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Nanosecond pulsed atmospheric glow discharges without dielectric barriers

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3 Author(s)
J. L. Walsh ; Dept. of Electron. & Electr. Eng., Loughborough Univ., Leicestershire ; J. J. Shi ; M. G. Kong

Summary form only given. Pulsed excitation is widely believed to offer an additional option in the quest to achieve superior performance of atmospheric pressure glow discharges (APGD), compared to the mainstream sinusoidally excited APGD. For example, very large applied voltage can be used over very short period of time to produce abundant and highly energetic electrons. Yet inherently pulsed excitation has a voltage-off period and this can reduce the averaged dissipated power of APGD below what is typical with sinusoidal excitation. Hence pulsed excitation allows APGD to deliver highly reactive plasma species with very high electrical energy efficiency. In the 1-300 kHz range, electrode insulation using dielectric barriers has long been considered as an essential condition for generating glow discharges at atmospheric pressure. For APGD to be deployed for material processing on an industrial scale, it is often desirable to remove the electrode-insulating dielectric layers that may become contaminated from continuous and heavy usage. From the standpoint of APGD physics on the other hand, it is also of significant interest to explore whether the removal of the dielectric barriers may bring about new and beneficial spatiotemporal behaviors for more superior surface treatment. In this contribution, we report the experimental observation of a versatile barrier-free APGD achieved with nanosecond excitation voltage pulses at 1 kHz instead of the usual sinusoidal excitation. The barrier-free mode of operation is shown to be viable over a very wide range of system parameters. Temporal behaviors of such barrier-free APGD are shown to be different from all other APGD reported so far, including pulsed atmospheric dielectric-barrier discharges. Pulsed barrier-free atmospheric plasma can achieve six current pulses every voltage pulse, suggesting high electrical energy efficiency. Also interesting is the observation that pulsed barrier-free APGD support both cathode and anode sh- aths, even though the excitation is made of unipolar voltage pulses. In terms of plasma chemistry, they are also capable of producing a high flux of oxygen atoms. These desirable features are possible because of a unique combination of pulsed excitation and barrier-free operation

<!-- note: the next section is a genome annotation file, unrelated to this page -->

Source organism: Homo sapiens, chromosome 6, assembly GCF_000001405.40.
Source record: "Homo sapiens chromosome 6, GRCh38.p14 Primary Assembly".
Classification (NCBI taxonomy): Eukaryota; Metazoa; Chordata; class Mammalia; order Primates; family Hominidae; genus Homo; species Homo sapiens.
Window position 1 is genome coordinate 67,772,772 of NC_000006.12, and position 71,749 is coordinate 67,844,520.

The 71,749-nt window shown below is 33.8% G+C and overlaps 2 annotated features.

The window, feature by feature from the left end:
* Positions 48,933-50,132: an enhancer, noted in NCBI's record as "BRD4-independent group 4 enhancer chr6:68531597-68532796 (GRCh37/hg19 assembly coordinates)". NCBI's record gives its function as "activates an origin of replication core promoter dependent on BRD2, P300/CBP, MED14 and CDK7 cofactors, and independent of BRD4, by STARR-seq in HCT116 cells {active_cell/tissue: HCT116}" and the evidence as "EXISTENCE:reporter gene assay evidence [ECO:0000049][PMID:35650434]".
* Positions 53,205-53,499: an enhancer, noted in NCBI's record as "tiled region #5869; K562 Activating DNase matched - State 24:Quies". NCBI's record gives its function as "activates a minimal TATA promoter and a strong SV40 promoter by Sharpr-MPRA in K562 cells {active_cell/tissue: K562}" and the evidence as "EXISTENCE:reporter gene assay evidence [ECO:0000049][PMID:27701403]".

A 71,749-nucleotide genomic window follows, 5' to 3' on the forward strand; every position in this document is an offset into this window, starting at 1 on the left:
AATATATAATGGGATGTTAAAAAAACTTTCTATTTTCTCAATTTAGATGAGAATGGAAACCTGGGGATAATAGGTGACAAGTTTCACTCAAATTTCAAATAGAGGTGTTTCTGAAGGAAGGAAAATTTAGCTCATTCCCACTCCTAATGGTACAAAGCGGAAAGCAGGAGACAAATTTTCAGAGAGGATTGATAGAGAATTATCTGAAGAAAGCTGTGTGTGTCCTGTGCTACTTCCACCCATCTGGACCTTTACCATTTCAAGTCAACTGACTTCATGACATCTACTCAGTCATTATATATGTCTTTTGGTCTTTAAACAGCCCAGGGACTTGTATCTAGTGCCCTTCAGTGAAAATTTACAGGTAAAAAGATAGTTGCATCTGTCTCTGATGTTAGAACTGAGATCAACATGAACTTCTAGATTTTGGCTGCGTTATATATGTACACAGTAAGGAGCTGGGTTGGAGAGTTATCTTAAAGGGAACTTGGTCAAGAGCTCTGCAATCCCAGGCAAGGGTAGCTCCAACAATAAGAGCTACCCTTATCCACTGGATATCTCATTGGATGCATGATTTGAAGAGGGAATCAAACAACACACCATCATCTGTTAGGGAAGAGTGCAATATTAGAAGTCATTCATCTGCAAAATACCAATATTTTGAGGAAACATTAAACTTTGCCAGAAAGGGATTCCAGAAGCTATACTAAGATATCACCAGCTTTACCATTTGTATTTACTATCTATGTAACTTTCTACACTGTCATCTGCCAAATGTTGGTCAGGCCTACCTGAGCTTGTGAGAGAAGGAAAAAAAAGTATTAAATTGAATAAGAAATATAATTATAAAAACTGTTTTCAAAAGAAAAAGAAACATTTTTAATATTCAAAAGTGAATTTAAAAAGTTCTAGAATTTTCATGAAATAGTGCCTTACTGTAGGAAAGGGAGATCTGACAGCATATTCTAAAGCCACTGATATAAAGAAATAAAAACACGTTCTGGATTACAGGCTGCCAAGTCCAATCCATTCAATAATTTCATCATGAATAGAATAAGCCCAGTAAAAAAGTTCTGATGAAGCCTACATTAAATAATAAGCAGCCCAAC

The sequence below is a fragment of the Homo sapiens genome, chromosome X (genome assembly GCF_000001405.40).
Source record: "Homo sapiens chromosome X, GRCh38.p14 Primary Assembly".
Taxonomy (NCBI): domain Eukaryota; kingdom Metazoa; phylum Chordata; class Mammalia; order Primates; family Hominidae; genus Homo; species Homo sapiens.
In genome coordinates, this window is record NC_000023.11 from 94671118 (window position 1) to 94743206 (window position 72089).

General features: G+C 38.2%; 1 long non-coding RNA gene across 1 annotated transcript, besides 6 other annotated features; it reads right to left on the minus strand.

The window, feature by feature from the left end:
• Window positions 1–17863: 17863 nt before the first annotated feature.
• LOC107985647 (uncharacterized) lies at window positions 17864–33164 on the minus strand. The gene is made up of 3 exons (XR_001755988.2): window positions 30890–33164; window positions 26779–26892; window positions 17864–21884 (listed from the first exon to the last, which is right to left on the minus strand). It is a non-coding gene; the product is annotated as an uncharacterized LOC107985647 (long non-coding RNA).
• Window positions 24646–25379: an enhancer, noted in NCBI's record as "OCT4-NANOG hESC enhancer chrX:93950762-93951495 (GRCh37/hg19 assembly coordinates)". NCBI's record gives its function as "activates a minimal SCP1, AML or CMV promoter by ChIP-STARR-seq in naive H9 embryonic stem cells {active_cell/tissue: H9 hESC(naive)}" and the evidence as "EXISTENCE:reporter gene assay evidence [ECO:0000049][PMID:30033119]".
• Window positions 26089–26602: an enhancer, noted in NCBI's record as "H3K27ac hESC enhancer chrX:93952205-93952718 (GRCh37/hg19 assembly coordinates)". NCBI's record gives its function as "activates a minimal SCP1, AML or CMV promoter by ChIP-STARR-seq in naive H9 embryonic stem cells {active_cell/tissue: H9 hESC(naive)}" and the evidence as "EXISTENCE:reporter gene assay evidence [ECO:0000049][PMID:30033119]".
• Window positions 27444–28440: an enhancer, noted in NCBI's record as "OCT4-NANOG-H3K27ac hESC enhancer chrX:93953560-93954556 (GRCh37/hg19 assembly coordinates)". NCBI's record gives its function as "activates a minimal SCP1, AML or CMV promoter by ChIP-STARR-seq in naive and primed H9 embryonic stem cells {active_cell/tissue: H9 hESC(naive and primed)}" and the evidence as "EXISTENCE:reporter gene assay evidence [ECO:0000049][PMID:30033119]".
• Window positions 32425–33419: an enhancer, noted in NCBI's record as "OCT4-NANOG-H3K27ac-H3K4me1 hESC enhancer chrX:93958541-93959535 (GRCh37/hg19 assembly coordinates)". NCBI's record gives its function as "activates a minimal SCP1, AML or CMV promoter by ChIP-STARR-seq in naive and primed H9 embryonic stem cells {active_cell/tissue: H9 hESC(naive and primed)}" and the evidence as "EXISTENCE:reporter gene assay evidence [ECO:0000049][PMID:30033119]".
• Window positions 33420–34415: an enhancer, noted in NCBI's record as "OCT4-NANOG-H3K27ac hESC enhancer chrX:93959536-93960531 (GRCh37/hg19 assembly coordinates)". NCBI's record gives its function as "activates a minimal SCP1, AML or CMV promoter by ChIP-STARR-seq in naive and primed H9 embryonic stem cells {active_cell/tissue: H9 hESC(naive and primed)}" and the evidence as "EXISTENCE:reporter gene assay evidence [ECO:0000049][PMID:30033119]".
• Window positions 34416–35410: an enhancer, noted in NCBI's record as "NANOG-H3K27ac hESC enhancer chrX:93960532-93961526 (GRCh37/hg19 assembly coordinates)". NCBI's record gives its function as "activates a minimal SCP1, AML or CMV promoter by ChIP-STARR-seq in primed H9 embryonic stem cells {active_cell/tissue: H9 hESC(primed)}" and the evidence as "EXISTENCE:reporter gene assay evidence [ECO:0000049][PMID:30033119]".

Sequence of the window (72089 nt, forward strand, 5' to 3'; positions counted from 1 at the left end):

Published in:

The 33rd IEEE International Conference on Plasma Science, 2006. ICOPS 2006. IEEE Conference Record - Abstracts.

Date of Conference:

4-8 June 2006